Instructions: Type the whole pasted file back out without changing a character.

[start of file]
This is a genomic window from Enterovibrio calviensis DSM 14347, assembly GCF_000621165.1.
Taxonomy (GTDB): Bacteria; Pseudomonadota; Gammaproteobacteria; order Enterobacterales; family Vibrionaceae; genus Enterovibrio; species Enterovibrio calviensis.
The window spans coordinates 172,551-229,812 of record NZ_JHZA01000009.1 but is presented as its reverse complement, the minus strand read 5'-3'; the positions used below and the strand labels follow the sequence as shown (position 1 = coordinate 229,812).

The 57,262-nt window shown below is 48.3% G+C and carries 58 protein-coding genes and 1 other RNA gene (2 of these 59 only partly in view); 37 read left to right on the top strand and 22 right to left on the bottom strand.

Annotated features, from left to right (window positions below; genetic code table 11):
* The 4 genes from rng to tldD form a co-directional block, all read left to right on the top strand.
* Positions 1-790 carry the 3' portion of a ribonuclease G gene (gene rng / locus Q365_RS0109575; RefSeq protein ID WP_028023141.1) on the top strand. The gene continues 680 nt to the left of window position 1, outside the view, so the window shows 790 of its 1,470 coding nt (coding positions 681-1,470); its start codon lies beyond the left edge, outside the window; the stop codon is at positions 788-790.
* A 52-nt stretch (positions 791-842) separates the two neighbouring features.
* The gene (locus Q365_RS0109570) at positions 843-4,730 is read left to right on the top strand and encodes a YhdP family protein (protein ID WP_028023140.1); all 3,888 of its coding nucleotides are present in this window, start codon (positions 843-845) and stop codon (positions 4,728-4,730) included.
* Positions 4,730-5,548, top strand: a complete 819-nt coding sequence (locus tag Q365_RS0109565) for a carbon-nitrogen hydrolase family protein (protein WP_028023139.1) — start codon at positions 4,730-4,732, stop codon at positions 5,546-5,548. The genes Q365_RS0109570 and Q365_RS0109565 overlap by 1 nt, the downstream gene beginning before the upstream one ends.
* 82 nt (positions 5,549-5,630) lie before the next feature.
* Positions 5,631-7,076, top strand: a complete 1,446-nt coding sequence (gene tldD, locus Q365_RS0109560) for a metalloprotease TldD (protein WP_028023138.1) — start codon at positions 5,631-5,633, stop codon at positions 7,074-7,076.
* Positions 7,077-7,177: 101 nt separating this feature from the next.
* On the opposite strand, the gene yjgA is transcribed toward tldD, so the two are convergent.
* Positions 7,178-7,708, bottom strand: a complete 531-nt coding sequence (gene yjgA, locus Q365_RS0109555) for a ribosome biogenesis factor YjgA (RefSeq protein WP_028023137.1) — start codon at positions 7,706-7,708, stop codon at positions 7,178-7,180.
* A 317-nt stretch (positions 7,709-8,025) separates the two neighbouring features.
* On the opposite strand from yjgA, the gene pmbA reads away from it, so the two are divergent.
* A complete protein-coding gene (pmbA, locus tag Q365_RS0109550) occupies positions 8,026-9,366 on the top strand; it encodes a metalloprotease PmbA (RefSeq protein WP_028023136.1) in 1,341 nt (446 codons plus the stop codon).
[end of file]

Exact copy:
This is a genomic window from Enterovibrio calviensis DSM 14347, assembly GCF_000621165.1.
Taxonomy (GTDB): Bacteria; Pseudomonadota; Gammaproteobacteria; order Enterobacterales; family Vibrionaceae; genus Enterovibrio; species Enterovibrio calviensis.
The window spans coordinates 172,551-229,812 of record NZ_JHZA01000009.1 but is presented as its reverse complement, the minus strand read 5'-3'; the positions used below and the strand labels follow the sequence as shown (position 1 = coordinate 229,812).

The 57,262-nt window shown below is 48.3% G+C and carries 58 protein-coding genes and 1 other RNA gene (2 of these 59 only partly in view); 37 read left to right on the top strand and 22 right to left on the bottom strand.

Annotated features, from left to right (window positions below; genetic code table 11):
* The 4 genes from rng to tldD form a co-directional block, all read left to right on the top strand.
* Positions 1-790 carry the 3' portion of a ribonuclease G gene (gene rng / locus Q365_RS0109575; RefSeq protein ID WP_028023141.1) on the top strand. The gene continues 680 nt to the left of window position 1, outside the view, so the window shows 790 of its 1,470 coding nt (coding positions 681-1,470); its start codon lies beyond the left edge, outside the window; the stop codon is at positions 788-790.
* A 52-nt stretch (positions 791-842) separates the two neighbouring features.
* The gene (locus Q365_RS0109570) at positions 843-4,730 is read left to right on the top strand and encodes a YhdP family protein (protein ID WP_028023140.1); all 3,888 of its coding nucleotides are present in this window, start codon (positions 843-845) and stop codon (positions 4,728-4,730) included.
* Positions 4,730-5,548, top strand: a complete 819-nt coding sequence (locus tag Q365_RS0109565) for a carbon-nitrogen hydrolase family protein (protein WP_028023139.1) — start codon at positions 4,730-4,732, stop codon at positions 5,546-5,548. The genes Q365_RS0109570 and Q365_RS0109565 overlap by 1 nt, the downstream gene beginning before the upstream one ends.
* 82 nt (positions 5,549-5,630) lie before the next feature.
* Positions 5,631-7,076, top strand: a complete 1,446-nt coding sequence (gene tldD, locus Q365_RS0109560) for a metalloprotease TldD (protein WP_028023138.1) — start codon at positions 5,631-5,633, stop codon at positions 7,074-7,076.
* Positions 7,077-7,177: 101 nt separating this feature from the next.
* On the opposite strand, the gene yjgA is transcribed toward tldD, so the two are convergent.
* Positions 7,178-7,708, bottom strand: a complete 531-nt coding sequence (gene yjgA, locus Q365_RS0109555) for a ribosome biogenesis factor YjgA (RefSeq protein WP_028023137.1) — start codon at positions 7,706-7,708, stop codon at positions 7,178-7,180.
* A 317-nt stretch (positions 7,709-8,025) separates the two neighbouring features.
* On the opposite strand from yjgA, the gene pmbA reads away from it, so the two are divergent.
* A complete protein-coding gene (pmbA, locus tag Q365_RS0109550) occupies positions 8,026-9,366 on the top strand; it encodes a metalloprotease PmbA (RefSeq protein WP_028023136.1) in 1,341 nt (446 codons plus the stop codon).